top of page


"ORSON WELLES & JOE FRANK" by Louis Antonelli

Fascinating.  Orson Welles, Joe Frank.  Their singular visions converge thisweekend for a Chicago screening of filmmaker D.P. Carlson's mesmeric, wildly engaging motion picture "Joe Frank - Somewhere Out There" on the big screen at The Wilmette Theater as a unique part of the Orson Welles Creative Arts Festival.

How very enchantingly apt! The melding resonates on a multi-plane level of kinship through mediums, themes, larger than life personalities, creative prowess - seemingly at times uncontrollable (yet never so; one small part of the magicians slight of hand) yet always ready to delight and confound in a hot bed of alchemical voices, modes, masks, cloaks, layers of mirrors reflecting ravishing anger and uproarious laughter.The resulting brew is a priceless phantasmagorical vintage.

For those of you who may scoff, "hyperbole!" I put to you...oh, but that is the carnival ride of fun with these grand artists in the mind's eye. Ponder, Orson Welles - boy wonder, vagabond, enfant terrible, maverick, trailblazer, outcast, haunted by obsession, adored by women, a man of epic appetites with the greatest of them being an unquenchable lust for life.  A lonely genius.

Is this not all, unquestionably, a mirror facing a mirror of Joe Frank as well?  Those initiates, intimates of both will beam at the ready reflections; the visages, so bold, brash, unafraid nor unapologetic to be wholly, themselves on their own terms, in art, and in life.  Is this not at last call what we so love about them?  Of course we know the intrinsic answer and beam as this kinship resonates with our own humanity, and ultimately mortality.

What to me is the most enchanting aspect of this mirrored marriage of two legends is that it is the art and audacity of another like soul who brings the mirrors uniquely in aligned, deep focus:  Filmmaker D.P. Carlson, without whose own maverick, audacious, damn the torpedoes art and sensibility we would not have the seminal beauty of this meeting, via his motion picture "Joe Frank - Somewhere Out There."  Parallel's - oh indeed.  A resounding, kaleidoscopic YES!  Visit the festival, experience the film.  All will be vividly apparent...for those with eyes and ears to see.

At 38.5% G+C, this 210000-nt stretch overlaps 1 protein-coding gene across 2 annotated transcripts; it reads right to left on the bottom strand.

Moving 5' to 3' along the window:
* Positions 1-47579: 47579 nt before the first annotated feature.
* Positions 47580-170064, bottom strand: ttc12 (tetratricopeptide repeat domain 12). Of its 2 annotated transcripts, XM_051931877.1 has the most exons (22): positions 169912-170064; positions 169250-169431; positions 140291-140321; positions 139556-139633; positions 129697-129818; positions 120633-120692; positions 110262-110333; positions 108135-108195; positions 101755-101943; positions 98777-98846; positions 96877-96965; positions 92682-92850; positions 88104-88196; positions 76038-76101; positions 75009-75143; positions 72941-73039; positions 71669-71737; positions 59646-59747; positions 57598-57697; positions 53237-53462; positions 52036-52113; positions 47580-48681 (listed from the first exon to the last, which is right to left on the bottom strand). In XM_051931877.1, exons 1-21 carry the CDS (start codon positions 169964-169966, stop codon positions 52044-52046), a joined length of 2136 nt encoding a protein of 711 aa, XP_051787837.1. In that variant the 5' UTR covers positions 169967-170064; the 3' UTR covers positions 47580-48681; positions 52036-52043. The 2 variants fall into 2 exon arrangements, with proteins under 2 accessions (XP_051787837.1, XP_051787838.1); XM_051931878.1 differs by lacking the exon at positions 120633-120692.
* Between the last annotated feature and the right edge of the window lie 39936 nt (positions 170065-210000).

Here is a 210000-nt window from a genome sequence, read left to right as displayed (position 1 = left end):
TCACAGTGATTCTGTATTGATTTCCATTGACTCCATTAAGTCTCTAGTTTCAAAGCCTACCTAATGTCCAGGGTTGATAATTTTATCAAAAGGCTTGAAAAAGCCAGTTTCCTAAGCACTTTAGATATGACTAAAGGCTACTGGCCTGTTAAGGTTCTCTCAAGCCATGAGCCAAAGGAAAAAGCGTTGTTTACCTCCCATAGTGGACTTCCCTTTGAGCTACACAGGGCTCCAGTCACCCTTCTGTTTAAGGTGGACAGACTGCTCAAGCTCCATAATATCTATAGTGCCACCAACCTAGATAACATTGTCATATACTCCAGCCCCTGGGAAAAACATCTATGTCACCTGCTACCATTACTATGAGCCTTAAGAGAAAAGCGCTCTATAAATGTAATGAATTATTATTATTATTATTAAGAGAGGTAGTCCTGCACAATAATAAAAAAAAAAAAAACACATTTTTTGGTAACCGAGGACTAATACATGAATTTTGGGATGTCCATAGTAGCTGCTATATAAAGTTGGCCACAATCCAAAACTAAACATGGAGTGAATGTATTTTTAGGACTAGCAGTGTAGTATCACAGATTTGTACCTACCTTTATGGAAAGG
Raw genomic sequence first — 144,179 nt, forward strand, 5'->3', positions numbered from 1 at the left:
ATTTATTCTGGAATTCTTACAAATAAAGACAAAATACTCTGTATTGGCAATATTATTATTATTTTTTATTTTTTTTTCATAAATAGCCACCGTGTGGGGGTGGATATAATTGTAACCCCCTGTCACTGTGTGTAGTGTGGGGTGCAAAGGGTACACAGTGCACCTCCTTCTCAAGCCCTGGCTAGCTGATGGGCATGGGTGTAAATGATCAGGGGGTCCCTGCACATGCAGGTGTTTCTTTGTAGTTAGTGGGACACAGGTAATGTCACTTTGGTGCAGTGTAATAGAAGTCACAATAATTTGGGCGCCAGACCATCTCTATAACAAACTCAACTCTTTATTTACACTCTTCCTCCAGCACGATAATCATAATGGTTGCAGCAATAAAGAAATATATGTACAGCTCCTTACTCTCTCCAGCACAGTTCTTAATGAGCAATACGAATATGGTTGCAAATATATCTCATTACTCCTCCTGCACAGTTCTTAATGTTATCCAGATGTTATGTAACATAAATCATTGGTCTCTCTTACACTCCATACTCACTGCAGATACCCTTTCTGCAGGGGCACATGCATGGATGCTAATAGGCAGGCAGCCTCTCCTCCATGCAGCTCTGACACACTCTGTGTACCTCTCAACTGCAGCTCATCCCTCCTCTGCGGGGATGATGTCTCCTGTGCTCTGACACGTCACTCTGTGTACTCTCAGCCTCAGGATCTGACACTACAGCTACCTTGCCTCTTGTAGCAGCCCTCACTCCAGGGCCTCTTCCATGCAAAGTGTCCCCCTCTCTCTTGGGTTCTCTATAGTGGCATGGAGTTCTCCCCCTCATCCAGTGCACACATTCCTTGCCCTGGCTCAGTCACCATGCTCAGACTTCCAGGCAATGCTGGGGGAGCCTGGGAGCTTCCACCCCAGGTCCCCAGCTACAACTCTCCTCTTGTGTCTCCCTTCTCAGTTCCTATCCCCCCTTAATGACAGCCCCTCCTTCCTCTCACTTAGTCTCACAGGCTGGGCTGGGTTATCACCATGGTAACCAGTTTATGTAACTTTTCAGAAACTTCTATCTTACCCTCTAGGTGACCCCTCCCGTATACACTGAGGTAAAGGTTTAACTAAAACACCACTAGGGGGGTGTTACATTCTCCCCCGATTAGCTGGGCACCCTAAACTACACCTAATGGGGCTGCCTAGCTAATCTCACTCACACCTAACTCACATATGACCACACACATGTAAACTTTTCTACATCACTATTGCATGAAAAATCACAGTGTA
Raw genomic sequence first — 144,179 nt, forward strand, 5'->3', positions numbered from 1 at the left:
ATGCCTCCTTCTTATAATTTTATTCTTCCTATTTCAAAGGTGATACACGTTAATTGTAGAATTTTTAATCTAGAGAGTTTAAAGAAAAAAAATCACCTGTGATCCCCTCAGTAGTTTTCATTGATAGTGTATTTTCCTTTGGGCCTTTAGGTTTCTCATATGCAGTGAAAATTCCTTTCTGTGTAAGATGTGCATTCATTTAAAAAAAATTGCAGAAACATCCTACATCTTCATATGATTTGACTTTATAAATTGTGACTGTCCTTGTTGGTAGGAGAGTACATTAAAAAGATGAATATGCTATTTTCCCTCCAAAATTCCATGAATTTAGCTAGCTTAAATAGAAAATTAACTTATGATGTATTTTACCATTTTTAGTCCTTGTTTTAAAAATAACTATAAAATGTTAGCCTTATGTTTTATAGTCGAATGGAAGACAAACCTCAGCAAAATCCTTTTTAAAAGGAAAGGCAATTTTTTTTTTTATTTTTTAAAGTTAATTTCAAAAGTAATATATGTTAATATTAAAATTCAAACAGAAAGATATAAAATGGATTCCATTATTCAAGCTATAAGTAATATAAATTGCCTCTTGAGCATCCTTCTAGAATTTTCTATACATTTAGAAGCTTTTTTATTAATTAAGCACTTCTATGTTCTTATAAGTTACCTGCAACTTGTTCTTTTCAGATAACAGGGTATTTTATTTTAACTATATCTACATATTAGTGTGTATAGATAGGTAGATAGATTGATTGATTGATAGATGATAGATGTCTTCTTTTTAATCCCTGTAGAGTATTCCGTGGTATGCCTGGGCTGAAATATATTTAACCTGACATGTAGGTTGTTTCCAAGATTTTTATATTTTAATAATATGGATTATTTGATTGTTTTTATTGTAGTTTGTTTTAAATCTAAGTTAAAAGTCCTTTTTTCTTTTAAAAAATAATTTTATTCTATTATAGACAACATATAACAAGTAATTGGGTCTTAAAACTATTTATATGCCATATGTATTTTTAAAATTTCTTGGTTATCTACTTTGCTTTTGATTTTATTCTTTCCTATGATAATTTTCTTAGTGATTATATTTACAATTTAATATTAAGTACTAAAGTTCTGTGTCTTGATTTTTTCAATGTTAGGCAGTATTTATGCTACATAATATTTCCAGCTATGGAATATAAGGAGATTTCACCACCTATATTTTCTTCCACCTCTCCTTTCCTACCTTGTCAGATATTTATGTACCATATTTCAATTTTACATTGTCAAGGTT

A brilliant, one-of-a-kind radio monologist, the late Joe Frank (1938-2018) was nonetheless a contemporary cultural anomaly. Nationally syndicated through NPR over the last four decades, Frank developed a strong cult following among night owls who would hear his strange and mesmerizing radio pieces, typically broadcast well after the sun went down.  It jibes then that Frank’s monologues evoked the nocturnal, the subterranean, the darker aspects of the human condition; serial killers & dictators, penguins lining themselves up for massacre, and bad sexual encounters are just a few of his decidedly offbeat topics.  Sometimes the pieces were autobiographical and others were fully imagined, and they inspired a multitude of artists from all backgrounds, including radio talents like Harry Shearer and Ira Glass, filmmaker Alexander Payne, and comedian/actor David Cross, who all offer testimony to Joe Frank’s talents in this new documentary.  Director D.P. Carlson has also included generous snippets of the best Frank recordings, along with interviews with Frank’s closest associates and Joe Frank himself to complete this portrait of an artist who, Ira Glass says, “invented an aesthetic, and he fulfilled it.”

bottom of page